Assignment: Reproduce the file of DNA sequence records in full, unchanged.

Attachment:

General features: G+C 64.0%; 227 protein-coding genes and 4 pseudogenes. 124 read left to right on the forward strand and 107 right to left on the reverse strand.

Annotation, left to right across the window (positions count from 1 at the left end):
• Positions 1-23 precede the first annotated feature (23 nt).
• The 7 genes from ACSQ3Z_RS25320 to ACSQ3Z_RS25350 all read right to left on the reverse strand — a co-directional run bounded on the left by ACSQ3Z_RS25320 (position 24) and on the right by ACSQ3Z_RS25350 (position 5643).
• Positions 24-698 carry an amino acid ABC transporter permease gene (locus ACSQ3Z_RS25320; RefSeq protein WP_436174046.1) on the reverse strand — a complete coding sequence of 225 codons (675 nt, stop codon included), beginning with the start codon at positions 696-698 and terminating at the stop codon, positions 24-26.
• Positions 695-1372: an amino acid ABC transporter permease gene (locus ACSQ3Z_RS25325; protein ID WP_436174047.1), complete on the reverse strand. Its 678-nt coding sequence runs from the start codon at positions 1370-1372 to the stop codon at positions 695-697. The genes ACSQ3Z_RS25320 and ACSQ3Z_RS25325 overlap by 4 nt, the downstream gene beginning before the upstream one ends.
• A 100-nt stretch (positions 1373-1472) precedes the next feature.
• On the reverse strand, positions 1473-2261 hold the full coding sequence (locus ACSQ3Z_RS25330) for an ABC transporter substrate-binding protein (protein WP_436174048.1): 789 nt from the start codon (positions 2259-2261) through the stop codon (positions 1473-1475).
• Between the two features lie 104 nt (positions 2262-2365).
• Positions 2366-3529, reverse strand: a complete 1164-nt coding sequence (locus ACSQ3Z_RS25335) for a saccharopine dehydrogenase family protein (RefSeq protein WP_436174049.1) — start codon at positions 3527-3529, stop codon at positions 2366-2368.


General features: G+C 64.0%; 227 protein-coding genes and 4 pseudogenes. 124 read left to right on the forward strand and 107 right to left on the reverse strand.

Annotation, left to right across the window (positions count from 1 at the left end):
• Positions 1-23 precede the first annotated feature (23 nt).
• The 7 genes from ACSQ3Z_RS25320 to ACSQ3Z_RS25350 all read right to left on the reverse strand — a co-directional run bounded on the left by ACSQ3Z_RS25320 (position 24) and on the right by ACSQ3Z_RS25350 (position 5643).
• Positions 24-698 carry an amino acid ABC transporter permease gene (locus ACSQ3Z_RS25320; RefSeq protein WP_436174046.1) on the reverse strand — a complete coding sequence of 225 codons (675 nt, stop codon included), beginning with the start codon at positions 696-698 and terminating at the stop codon, positions 24-26.
• Positions 695-1372: an amino acid ABC transporter permease gene (locus ACSQ3Z_RS25325; protein ID WP_436174047.1), complete on the reverse strand. Its 678-nt coding sequence runs from the start codon at positions 1370-1372 to the stop codon at positions 695-697. The genes ACSQ3Z_RS25320 and ACSQ3Z_RS25325 overlap by 4 nt, the downstream gene beginning before the upstream one ends.
• A 100-nt stretch (positions 1373-1472) precedes the next feature.
• On the reverse strand, positions 1473-2261 hold the full coding sequence (locus ACSQ3Z_RS25330) for an ABC transporter substrate-binding protein (protein WP_436174048.1): 789 nt from the start codon (positions 2259-2261) through the stop codon (positions 1473-1475).
• Between the two features lie 104 nt (positions 2262-2365).
• Positions 2366-3529, reverse strand: a complete 1164-nt coding sequence (locus ACSQ3Z_RS25335) for a saccharopine dehydrogenase family protein (RefSeq protein WP_436174049.1) — start codon at positions 3527-3529, stop codon at positions 2366-2368.